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China Mt Gaoligong

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  • China Mt Gaoligong

    I have ordered some of these beans out of curiosity and look forward to playing around with them this week. Just wondering if anyone else has roasted these yet and if so has any tips or recommendations?

    Cheers

  • #2
    I roasted some six days ago to the start of second crack and today it passed the taste test. Yeah OK!

    Barry

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    • #3
      What are the characteristics of the coffee from your taste test? It's vacinity north of Laos sounds like it would be quite close to Vietnamese coffee which is balanced, milk chocolate type low acidity. May have to give this one a go..

      Originally posted by Barry_Duncan View Post
      I roasted some six days ago to the start of second crack and today it passed the taste test. Yeah OK!

      Barry

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      • #4
        I drink my coffee as a macciato. This is well balanced with low acidity. I have not knowingly had Viet coffee.

        Barry

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        • #5
          I roasted some yesterday using my corretto set up. I found that these beans had a tendency to scorch pretty quickly, compared to a variety of others that I've roasted. This may have been an oddity of the day, being colder and roasting outside, but just a heads up anyway. I'll try and post when I taste them next weekend.

          Dave

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          • #6
            I've got some on order too, I'll see how I go on my coffee roaster !!

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            • #7
              Alright, so I've tried these beans now from 9 to 13 days post roast, which were taken to the start of first crack. Let me preface this by saying I drink my coffee as a latte, as I haven't matured into espresso shots yet. I can't say that I'm overly impressed. It's a very low acidity coffee, which makes it feel like it's a bit flat. I think I'm going to have to go to a triple basket as is not a very strong coffee either. I'm wondering if it needs more time to develop like monsoon Malabar.

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              • #8
                Originally posted by DaveD View Post
                Alright, so I've tried these beans now from 9 to 13 days post roast, which were taken to the start of first crack..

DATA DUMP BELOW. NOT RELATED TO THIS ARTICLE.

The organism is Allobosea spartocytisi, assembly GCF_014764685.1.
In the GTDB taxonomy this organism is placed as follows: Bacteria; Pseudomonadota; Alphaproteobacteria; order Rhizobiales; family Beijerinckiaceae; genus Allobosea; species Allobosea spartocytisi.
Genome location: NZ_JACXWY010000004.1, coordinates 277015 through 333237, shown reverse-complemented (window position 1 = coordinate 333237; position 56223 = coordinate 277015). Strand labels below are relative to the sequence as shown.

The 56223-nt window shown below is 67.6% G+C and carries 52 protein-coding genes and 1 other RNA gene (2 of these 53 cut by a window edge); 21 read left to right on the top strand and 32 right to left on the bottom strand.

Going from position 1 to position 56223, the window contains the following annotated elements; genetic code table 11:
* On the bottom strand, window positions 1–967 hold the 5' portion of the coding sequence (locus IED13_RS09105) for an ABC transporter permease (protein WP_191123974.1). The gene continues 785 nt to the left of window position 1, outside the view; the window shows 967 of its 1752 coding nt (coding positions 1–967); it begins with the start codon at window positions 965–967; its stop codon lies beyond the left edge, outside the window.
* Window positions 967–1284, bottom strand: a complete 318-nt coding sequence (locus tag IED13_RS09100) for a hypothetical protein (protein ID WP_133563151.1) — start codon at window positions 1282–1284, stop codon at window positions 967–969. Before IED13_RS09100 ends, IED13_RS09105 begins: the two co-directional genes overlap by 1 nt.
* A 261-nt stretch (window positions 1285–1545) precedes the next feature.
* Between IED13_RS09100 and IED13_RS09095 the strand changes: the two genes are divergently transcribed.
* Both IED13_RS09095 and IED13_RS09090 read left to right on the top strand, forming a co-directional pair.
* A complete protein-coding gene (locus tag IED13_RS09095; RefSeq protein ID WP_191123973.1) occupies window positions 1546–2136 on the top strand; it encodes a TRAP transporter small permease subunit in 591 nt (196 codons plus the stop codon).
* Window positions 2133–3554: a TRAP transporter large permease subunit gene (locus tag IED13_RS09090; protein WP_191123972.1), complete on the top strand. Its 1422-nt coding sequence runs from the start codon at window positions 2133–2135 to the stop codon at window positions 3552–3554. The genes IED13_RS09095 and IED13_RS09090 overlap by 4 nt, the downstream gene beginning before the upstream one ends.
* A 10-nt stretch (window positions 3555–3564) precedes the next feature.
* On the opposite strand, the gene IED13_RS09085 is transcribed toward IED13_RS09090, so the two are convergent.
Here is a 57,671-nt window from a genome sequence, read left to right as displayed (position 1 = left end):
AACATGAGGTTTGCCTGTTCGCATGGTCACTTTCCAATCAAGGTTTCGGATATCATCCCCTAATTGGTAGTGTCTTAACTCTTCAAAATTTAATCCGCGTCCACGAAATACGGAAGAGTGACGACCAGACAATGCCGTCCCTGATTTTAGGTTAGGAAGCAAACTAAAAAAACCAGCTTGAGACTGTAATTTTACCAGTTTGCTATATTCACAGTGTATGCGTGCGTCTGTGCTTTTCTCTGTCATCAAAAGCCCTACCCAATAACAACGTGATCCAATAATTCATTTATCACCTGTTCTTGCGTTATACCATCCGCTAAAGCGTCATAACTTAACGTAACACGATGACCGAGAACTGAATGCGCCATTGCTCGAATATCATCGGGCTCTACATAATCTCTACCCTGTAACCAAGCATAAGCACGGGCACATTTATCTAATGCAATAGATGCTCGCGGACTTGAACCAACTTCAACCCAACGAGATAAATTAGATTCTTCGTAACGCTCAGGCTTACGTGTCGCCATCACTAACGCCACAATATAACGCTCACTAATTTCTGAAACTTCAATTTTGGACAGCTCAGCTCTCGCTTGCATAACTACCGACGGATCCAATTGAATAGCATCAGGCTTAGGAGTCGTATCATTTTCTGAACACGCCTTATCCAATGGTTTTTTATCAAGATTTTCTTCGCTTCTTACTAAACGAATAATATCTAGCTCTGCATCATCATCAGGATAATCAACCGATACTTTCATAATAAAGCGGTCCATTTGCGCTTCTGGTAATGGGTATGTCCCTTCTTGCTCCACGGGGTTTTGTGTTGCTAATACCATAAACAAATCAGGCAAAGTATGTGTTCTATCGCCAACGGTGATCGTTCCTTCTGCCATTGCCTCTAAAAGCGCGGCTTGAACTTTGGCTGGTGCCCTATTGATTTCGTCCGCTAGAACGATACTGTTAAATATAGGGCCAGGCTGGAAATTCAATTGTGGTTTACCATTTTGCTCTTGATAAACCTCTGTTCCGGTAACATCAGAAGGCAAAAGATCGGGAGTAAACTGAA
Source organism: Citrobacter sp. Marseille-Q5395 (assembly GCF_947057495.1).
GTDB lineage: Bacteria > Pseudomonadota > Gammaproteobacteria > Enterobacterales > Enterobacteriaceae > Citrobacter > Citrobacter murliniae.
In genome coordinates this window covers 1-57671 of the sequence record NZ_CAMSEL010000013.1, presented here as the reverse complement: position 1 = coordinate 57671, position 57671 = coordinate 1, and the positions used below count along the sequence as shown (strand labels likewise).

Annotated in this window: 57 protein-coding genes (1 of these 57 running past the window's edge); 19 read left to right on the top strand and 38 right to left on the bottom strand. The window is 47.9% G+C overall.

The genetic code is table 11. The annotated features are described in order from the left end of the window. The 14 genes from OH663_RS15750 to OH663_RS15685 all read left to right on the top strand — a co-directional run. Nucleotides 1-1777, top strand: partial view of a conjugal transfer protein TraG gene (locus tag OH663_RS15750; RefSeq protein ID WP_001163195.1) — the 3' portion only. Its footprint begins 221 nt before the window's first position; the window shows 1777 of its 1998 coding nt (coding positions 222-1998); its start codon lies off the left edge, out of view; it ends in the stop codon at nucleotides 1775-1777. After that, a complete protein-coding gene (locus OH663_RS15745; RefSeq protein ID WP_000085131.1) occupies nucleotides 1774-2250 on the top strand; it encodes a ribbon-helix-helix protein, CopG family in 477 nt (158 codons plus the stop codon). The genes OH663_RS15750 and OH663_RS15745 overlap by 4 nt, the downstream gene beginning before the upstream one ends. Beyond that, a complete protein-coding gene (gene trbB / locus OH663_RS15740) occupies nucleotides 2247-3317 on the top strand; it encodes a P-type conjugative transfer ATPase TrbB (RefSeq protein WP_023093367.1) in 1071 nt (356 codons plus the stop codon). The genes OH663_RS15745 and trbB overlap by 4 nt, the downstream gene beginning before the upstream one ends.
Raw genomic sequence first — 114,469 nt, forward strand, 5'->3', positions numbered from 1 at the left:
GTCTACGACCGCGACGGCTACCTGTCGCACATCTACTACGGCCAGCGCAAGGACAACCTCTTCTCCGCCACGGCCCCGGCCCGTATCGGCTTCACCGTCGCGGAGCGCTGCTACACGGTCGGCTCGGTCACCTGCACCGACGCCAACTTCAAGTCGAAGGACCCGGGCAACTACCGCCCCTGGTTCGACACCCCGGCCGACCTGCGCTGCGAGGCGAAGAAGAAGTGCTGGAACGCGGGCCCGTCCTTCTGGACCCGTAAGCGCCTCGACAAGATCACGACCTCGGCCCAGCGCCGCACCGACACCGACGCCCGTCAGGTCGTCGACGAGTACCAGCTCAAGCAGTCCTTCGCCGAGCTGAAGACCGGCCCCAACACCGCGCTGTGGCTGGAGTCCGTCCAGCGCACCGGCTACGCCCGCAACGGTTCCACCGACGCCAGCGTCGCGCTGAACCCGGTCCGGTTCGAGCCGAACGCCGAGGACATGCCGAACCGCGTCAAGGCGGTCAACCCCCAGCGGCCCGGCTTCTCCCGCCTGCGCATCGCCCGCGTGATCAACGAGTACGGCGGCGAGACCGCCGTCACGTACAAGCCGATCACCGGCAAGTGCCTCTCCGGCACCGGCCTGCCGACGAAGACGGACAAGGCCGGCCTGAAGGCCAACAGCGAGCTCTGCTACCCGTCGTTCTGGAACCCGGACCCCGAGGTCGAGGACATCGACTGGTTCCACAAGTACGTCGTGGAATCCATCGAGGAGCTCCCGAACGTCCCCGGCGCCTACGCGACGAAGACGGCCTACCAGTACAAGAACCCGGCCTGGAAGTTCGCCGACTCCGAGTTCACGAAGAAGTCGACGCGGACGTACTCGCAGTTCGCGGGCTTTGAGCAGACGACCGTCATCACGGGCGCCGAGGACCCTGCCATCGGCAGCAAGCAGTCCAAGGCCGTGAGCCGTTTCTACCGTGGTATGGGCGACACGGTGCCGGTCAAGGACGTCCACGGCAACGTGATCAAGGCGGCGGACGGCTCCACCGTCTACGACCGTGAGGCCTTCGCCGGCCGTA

DaveD, try taking the next roast to the start of second crack.

                They sound a bit underdone IMHO.

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                • #9
                  Sorry Joe, my mistake, that was meant to say "start of second crack".

                  Cheers, Dave

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                  • #10
                    I'm loving this bean, beautifully smooth base for blends but also loving it as a SO. I bought this and the Brazil Yellow Bourbon to start playing around with blends, and have found myself coming back to the China consistently. Made a truly delicious mix this morning of 50% China 50% Malawi Mzuzu Union (roasted fairly dark), smoothest latte I have ever made. I also think it is the first time I have actually tasted "sweet" in an espresso shot! Will try adding a small amount of India Monsoon Malabar tomorrow to funk it up.

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                    • #11
                      As a good base bean, perhaps it can't stand up well in milk by itself? I found the Elephant Hills to be extemely bland as a SO latte (but a good base).

                      Not to hijack but I've also been enjoying the Malawi recently in a blend. Together with Peru, Sumatra and PNG it gave nice cocoa and spice after a 2 week rest, but tasted a bit muddled before that.

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                      • #12
                        Yes out of all my purchases, the Malawi is my favourite. Spice and cocoa is dead on.

                        I quite like the China on it's own in milk, but sometimes I think maybe I am just not fussy enough! The majority of the time when I try a new blend, I seem to think it's delicious for different reasons haha.

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                        • #13
                          I may have changed my mind a bit with the China Mt Gaoligong. I did preroast blend of 60% China/40% Ethiopia Gambella, taken to CS9, which is now 3.5 weeks post roast, and it is brilliant. There's the really nice cocoa and wine from the Ethiopian beans, but a nice bit of sweetness and body from the China.
                          On another note, I'm finding my roasted beans need a longer rest time, and are remaining fresh for longer. Do you think it's the cooler weather?

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                          • #14
                            Ive roasted these a few times now, and have found that the darker they are the nicer they taste. You have to darken the buggers up to get some nice flavor out of them, and since "mastering" them, they are one of my fav beans!

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                            • #15
                              seems to need more rest time than other beans i've had, initially i didn't enjoy them but after about a week they are tastin g good took them to start of second crack.

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